Because of their destruction of valuable minerals, chaggrins were considered vermin on their native plane.
On the Elemental Plane of Earth, chaggrins appeared as hideous bipedal lumps of clay. Their tiny eyes gleamed with light. When encountered on the Prime Material Plane, chaggrins often looked like large moles or hedgehogs, though their skull-like heads made it evident that they were not normal creatures. Though only measuring a few feet in length while in this form, chaggrins could weigh 140–210 pounds (63–95 kg).
Chaggrins could change their shape at will. While in their humanoid shape, they could merge into any surface of earth or stone. They could not move about while merging with the earth or stone, but could wait and hide. They used this ability to surprise unsuspecting targets.
The sharp claws of the chaggrin were capable of inflicting serious wounds to their enemies. A favored tactic was to latch on to their target so the struggling enemy damaged itself further. While in hedgehog form, the chaggrin's quills also damaged their enemies.
Chaggrins were completely immune to any earth-based magic. In fact, the presence of a chaggrin within 40 ft. (12 m) of such magic would dispel it. This included permanent spells. Magical items were unaffected by this.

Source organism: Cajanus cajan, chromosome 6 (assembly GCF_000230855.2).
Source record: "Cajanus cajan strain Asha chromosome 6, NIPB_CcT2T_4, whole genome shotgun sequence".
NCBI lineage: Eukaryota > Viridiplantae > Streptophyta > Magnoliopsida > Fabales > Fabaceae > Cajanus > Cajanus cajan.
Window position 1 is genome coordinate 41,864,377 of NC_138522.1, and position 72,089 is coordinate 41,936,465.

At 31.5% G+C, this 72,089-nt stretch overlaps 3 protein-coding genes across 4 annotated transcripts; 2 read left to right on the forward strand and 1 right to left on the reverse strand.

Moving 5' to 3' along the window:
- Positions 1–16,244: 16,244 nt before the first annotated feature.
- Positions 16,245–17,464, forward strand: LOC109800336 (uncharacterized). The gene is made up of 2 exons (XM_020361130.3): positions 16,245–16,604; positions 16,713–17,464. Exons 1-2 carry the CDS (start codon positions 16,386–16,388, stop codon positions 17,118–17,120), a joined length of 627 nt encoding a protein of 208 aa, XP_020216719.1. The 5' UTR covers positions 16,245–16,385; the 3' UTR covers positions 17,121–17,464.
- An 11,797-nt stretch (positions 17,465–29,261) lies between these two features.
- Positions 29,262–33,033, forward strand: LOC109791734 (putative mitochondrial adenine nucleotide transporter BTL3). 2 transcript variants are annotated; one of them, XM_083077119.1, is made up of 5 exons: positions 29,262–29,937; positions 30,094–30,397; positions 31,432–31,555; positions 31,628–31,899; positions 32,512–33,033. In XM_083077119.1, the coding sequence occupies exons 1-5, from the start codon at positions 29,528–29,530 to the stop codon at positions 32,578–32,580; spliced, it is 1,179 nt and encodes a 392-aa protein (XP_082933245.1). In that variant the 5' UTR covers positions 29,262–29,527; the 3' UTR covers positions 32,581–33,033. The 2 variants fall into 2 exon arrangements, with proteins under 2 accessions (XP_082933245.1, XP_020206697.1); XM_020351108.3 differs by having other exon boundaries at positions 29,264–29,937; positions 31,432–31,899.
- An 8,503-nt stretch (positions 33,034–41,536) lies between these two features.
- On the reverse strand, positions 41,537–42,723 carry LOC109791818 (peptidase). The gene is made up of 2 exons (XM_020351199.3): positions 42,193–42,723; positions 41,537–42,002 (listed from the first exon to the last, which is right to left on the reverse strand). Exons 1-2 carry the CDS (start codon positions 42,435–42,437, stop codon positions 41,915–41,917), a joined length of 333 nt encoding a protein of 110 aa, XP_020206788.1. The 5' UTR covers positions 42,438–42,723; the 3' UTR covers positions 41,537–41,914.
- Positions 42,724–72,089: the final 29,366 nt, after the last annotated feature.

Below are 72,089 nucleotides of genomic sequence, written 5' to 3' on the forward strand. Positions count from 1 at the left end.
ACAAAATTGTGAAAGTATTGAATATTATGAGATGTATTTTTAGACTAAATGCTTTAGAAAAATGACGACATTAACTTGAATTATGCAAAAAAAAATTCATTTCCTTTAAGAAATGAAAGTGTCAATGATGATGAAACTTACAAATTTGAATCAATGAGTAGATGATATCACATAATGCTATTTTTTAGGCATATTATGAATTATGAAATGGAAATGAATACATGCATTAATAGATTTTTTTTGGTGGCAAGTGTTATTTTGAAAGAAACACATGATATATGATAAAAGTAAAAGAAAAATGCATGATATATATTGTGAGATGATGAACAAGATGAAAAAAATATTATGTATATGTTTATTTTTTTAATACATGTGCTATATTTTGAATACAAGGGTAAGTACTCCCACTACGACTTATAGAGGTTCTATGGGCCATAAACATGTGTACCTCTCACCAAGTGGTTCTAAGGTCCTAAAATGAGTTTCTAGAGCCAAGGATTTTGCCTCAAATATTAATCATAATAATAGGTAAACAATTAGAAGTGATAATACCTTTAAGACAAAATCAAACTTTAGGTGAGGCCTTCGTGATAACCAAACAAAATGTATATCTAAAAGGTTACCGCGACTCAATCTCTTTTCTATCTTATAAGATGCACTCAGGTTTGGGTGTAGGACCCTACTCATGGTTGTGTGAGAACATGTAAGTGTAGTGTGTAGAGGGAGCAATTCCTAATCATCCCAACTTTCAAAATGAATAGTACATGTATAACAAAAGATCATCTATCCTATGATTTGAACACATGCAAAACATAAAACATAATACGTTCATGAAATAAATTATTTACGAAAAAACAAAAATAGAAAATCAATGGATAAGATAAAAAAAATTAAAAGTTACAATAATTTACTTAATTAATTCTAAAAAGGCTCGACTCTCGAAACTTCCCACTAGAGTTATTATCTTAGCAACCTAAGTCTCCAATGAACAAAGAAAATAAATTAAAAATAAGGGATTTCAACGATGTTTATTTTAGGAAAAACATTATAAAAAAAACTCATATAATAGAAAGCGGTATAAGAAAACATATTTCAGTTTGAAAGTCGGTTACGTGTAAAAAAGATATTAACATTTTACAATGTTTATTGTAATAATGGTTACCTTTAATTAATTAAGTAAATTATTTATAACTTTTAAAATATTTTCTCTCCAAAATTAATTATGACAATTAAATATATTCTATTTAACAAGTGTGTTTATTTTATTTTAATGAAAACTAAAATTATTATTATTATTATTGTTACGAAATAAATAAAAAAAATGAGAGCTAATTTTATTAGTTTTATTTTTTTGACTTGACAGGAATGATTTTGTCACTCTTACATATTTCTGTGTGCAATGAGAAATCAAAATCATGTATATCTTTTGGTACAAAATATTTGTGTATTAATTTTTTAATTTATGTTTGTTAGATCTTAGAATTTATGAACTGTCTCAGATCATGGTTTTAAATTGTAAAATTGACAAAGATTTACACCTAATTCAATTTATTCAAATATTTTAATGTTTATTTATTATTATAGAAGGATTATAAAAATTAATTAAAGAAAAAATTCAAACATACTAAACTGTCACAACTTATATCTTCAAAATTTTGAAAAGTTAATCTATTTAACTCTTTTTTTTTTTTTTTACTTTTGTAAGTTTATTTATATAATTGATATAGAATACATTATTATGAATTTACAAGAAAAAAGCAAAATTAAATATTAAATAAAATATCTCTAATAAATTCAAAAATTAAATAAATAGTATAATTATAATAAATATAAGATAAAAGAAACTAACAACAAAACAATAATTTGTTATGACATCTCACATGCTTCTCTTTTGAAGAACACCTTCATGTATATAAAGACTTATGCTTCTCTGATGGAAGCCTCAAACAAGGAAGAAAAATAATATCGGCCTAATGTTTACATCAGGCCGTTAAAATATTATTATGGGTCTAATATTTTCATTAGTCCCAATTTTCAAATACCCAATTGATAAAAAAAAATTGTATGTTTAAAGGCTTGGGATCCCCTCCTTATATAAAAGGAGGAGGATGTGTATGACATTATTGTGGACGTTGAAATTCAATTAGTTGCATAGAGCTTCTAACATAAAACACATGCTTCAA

The dao sometimes enslaved chaggrins for use as diggers. Chaggrins lived in extended families, but often fought each other over various matters. Mates were found by stealing them from other families.
Exiled chaggrins often visited the Prime Material Plane. It was not uncommon to find them serving sinister creatures from the Underdark such as duergar and derro. Gnomes worshiping Urdlen considered chaggrins to be sacred creatures.
Aside from the crysmals, who used their psionic powers to transform them into servants, most inhabitants of the Elemental Plane of Earth killed any chaggrins they came across because they consumed valuable minerals. Chaggrins were considered a delicacy by earth elementals. Elemental mages often kept chaggrins around to dispel earth-based magic.
- ↑ 1.00 1.01 1.02 1.03 1.04 1.05 1.06 1.07 1.08 1.09 1.10 1.11 1.12 1.13 Wolfgang Baur (1993). Secrets of the Lamp (Monstrous Compendium Pages). (TSR, Inc.). ISBN 1-56076-647-6.
- ↑ 2.0 2.1 2.2 Richard Baker (November 2004). Complete Arcane. (Wizards of the Coast), pp. 153–154. ISBN 0-7869-3435-2.
- ↑ Frank Mentzer (January 1985). “Ay pronunseeAYshun gyd”. In Kim Mohan ed. Dragon #93 (TSR, Inc.), p. 26.